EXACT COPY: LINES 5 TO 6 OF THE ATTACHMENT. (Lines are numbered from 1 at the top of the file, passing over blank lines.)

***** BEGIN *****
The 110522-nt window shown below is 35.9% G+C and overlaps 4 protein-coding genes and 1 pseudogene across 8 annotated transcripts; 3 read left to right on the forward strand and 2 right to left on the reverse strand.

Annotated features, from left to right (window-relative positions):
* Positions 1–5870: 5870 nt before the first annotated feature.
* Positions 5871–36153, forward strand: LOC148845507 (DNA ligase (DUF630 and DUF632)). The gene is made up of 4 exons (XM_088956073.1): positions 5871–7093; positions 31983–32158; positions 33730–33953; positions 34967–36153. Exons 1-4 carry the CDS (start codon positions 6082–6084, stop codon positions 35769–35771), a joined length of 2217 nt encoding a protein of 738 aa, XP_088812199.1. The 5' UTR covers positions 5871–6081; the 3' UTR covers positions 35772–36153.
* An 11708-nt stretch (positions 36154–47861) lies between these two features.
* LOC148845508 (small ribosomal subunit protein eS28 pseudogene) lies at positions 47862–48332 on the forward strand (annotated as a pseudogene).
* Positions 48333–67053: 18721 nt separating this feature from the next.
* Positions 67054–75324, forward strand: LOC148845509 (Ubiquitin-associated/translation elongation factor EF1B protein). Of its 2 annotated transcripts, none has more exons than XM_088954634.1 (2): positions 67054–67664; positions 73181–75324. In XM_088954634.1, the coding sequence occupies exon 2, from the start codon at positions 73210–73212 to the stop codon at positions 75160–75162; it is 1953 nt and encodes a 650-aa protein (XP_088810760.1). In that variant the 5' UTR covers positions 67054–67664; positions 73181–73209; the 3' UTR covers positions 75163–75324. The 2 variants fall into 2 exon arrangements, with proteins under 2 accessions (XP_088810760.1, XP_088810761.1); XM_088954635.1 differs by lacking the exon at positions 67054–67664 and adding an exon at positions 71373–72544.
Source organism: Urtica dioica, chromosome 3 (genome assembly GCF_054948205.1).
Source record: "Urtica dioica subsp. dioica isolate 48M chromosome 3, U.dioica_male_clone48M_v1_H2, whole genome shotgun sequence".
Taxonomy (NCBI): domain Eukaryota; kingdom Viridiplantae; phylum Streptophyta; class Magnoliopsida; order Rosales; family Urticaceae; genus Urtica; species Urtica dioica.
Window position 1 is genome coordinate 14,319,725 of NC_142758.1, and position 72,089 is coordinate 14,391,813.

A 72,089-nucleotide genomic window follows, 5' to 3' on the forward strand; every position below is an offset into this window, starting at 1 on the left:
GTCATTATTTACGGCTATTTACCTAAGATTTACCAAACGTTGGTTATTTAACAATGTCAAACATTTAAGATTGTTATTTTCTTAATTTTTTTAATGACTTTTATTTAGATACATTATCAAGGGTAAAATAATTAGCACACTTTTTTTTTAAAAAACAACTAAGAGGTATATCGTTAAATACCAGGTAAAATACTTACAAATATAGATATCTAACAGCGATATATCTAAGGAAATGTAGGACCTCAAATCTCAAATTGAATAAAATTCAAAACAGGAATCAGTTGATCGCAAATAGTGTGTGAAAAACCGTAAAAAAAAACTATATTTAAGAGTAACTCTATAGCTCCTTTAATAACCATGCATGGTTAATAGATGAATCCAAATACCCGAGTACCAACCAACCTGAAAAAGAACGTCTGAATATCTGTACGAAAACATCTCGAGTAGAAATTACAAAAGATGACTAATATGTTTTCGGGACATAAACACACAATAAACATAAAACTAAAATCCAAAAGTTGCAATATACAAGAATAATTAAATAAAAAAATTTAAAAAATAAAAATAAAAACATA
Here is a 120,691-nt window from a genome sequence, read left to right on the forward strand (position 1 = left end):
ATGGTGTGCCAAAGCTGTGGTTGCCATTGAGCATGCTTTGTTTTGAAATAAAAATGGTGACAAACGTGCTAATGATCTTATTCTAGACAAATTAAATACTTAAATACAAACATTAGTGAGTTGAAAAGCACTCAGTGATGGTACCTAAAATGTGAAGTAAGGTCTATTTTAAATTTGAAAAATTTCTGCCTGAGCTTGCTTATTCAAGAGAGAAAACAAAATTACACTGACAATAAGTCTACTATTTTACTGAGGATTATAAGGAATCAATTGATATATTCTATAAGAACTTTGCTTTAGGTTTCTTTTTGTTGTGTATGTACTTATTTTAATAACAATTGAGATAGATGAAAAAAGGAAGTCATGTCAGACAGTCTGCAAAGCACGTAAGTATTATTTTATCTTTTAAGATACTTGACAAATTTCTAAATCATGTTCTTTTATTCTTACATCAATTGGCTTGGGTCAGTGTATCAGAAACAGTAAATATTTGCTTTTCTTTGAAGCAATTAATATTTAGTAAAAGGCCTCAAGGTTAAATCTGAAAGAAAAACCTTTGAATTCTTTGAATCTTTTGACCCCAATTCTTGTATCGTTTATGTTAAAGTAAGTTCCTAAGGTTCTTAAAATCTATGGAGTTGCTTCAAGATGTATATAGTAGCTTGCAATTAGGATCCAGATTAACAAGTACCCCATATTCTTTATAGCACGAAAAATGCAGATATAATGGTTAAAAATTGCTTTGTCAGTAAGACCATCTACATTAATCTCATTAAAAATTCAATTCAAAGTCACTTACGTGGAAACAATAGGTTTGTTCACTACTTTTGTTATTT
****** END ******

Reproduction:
* An 11708-nt stretch (positions 36154–47861) lies between these two features.
* LOC148845508 (small ribosomal subunit protein eS28 pseudogene) lies at positions 47862–48332 on the forward strand (annotated as a pseudogene).